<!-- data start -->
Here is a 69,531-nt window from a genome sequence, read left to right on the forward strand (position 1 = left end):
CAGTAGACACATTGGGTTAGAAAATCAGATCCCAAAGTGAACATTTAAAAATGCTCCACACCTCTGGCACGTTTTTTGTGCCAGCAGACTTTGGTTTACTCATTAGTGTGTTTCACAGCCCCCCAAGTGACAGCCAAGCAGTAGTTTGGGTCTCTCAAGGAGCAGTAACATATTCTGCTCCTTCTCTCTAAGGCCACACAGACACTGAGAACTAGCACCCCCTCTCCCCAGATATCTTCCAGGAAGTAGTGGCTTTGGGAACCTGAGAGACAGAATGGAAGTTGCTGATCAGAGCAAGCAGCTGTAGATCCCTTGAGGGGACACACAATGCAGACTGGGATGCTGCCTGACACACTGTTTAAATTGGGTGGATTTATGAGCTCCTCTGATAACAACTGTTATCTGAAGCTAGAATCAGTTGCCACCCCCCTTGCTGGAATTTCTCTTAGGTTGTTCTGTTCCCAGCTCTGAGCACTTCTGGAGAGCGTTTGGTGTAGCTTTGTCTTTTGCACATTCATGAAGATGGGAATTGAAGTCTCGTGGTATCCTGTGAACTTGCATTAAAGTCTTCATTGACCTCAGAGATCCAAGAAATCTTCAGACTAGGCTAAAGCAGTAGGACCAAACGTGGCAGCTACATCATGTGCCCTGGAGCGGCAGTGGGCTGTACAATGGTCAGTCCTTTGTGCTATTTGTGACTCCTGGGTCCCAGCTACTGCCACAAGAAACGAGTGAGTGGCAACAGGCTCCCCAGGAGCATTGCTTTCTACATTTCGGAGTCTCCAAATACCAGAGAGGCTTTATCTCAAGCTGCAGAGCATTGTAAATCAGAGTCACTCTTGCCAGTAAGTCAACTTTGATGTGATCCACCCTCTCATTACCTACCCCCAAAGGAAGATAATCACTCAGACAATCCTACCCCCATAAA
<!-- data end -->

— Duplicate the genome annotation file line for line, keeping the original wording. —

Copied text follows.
Here is a 69,531-nt window from a genome sequence, read left to right on the forward strand (position 1 = left end):
CAGTAGACACATTGGGTTAGAAAATCAGATCCCAAAGTGAACATTTAAAAATGCTCCACACCTCTGGCACGTTTTTTGTGCCAGCAGACTTTGGTTTACTCATTAGTGTGTTTCACAGCCCCCCAAGTGACAGCCAAGCAGTAGTTTGGGTCTCTCAAGGAGCAGTAACATATTCTGCTCCTTCTCTCTAAGGCCACACAGACACTGAGAACTAGCACCCCCTCTCCCCAGATATCTTCCAGGAAGTAGTGGCTTTGGGAACCTGAGAGACAGAATGGAAGTTGCTGATCAGAGCAAGCAGCTGTAGATCCCTTGAGGGGACACACAATGCAGACTGGGATGCTGCCTGACACACTGTTTAAATTGGGTGGATTTATGAGCTCCTCTGATAACAACTGTTATCTGAAGCTAGAATCAGTTGCCACCCCCCTTGCTGGAATTTCTCTTAGGTTGTTCTGTTCCCAGCTCTGAGCACTTCTGGAGAGCGTTTGGTGTAGCTTTGTCTTTTGCACATTCATGAAGATGGGAATTGAAGTCTCGTGGTATCCTGTGAACTTGCATTAAAGTCTTCATTGACCTCAGAGATCCAAGAAATCTTCAGACTAGGCTAAAGCAGTAGGACCAAACGTGGCAGCTACATCATGTGCCCTGGAGCGGCAGTGGGCTGTACAATGGTCAGTCCTTTGTGCTATTTGTGACTCCTGGGTCCCAGCTACTGCCACAAGAAACGAGTGAGTGGCAACAGGCTCCCCAGGAGCATTGCTTTCTACATTTCGGAGTCTCCAAATACCAGAGAGGCTTTATCTCAAGCTGCAGAGCATTGTAAATCAGAGTCACTCTTGCCAGTAAGTCAACTTTGATGTGATCCACCCTCTCATTACCTACCCCCAAAGGAAGATAATCACTCAGACAATCCTACCCCCATAAA